Cisco to cut 6000 jobs worldwide in FY2015
Cisco announced last week that it will cut up to 6000 jobs as part of a “limited” global restructure, to be undertaken in the 2015 financial year.
The company announced the cuts alongside its Q4FY14 earnings announcement, in which it revealed FY 2014 revenues of US$47.1 billion (GAAP figures) - a decrease of 3% from the previous financial year. Net income fell 21.3% from FY2013’s US$10 billion to US$7.9 billion.
In a statement accompanying a conference call on its earnings, Cisco’s chairman and chief executive officer John Chambers revealed the company has “plans to do a limited restructuring across several areas of our business”.
Chambers suggested the money saved from the job cuts would be redistributed into other areas of Cisco’s business.
“We expect to reinvest substantially all the cost savings from our restructuring actions in our key growth areas such as data centre, software, security, cloud, and others,” he said.
Frank Calderoni, Cisco’s executive vice president and chief financial officer, explained that the restructure will impact up to 6000 employees - about 8% of the company’s 74,042 global staff.
Calderoni said the restructuring is expected to occur in the first quarter of the company’s 2015 financial year and that the company expects to recognise pre-tax charges of up to US$700 million in FY2015. Approximately US$250 to US$350 million of the charges are expected to be recognised in Q1FY15, with the remainder to be recognised later in FY15.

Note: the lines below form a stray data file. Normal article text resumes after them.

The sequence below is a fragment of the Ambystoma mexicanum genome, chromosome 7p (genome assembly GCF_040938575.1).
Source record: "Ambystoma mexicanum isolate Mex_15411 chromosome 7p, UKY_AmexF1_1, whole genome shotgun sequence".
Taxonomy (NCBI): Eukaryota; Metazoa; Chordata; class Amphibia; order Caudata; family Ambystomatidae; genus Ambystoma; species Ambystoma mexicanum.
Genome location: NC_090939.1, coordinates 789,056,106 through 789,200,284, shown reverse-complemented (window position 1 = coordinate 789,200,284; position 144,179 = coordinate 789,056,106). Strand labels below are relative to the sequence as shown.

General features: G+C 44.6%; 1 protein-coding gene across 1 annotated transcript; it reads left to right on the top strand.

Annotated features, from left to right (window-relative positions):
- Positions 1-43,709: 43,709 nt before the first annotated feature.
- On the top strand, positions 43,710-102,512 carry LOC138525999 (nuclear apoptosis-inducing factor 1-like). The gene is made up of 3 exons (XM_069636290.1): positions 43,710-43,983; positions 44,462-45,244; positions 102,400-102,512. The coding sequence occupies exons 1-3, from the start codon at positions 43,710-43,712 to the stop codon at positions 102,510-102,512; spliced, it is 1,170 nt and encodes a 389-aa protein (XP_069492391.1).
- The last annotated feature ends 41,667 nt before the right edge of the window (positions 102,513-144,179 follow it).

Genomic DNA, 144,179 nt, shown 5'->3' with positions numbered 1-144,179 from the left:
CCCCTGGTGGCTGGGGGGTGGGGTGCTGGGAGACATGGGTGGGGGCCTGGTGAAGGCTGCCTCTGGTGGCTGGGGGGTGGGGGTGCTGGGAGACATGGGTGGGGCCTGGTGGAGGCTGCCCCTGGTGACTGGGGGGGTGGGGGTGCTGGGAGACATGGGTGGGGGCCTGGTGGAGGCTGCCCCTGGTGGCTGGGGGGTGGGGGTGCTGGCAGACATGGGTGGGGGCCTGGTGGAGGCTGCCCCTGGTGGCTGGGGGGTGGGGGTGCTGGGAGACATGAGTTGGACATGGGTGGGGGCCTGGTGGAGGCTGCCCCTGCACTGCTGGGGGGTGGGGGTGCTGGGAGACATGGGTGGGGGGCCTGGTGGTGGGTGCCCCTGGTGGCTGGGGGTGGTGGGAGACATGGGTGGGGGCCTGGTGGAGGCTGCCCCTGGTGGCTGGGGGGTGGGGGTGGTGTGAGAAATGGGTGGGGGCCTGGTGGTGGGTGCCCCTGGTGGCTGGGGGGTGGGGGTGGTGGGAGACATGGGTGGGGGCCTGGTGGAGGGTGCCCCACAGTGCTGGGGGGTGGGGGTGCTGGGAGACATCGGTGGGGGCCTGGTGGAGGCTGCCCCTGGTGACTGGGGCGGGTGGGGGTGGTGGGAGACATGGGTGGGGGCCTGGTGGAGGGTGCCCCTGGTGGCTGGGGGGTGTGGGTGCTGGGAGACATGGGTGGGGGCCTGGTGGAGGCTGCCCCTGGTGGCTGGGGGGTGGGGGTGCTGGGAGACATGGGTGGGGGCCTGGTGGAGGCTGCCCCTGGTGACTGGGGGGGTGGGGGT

According to the WSJ, Chambers declined to say which areas would be targeted by the cuts until affected employees are informed, but he did acknowledge that examples of cuts could include sales reps in countries where revenues are shrinking.
“We are unable to release numbers by region or country at this time,” the BBC reported the company as saying.
According to the BBC, Cisco said it would continue to hire people throughout the layoffs, while the WSJ reported Chambers as saying that cutting employees in declining business areas will allow Cisco to add skills in other business units that are growing.
“We will exit this year pretty much with the same number of people we started the year with,” the WSJ quoted Chambers as saying. “Some groups will not be affected at all. Others will.”
Reuters’ figures say Cisco has cut over 17,000 jobs in the last four years. Despite these cuts, various acquisitions have seen Cisco’s headcount actually grow from about 71,000 in 2011 to around 74,000, according to the news service.
Bloomberg reported that the job cuts come as Cisco forecasts little to no revenue growth in the current quarter.
In revealing Cisco’s Q4 figures, Chambers said: “We are executing well in a tough environment and delivered our best non-GAAP earnings per share quarter in our history. I’m pleased with how we are transforming our company over the past several years and that journey continues.
“We are focused on growth, innovation and talent, especially in the areas of security, data centre, software, cloud and Internet of Everything,” he said.
The earnings announcement revealed Cisco’s 2014 fourth quarter did not differ much from its FY2013 fourth quarter: revenues fell 0.5% to US$12.4 billion, while net income fell 1% to US$2.2 billion.
Cash flows from operations reached US$3.6 billion in Cisco’s Q4FY2014, up 12.5% from Q3’s US$3.2 billion but down 10% from the previous fiscal year’s fourth quarter.
Looking at the entire 2014 fiscal year, cash flows from operations fell 4.7% from FY2013’s US$12.9 billion to US$12.3 billion.
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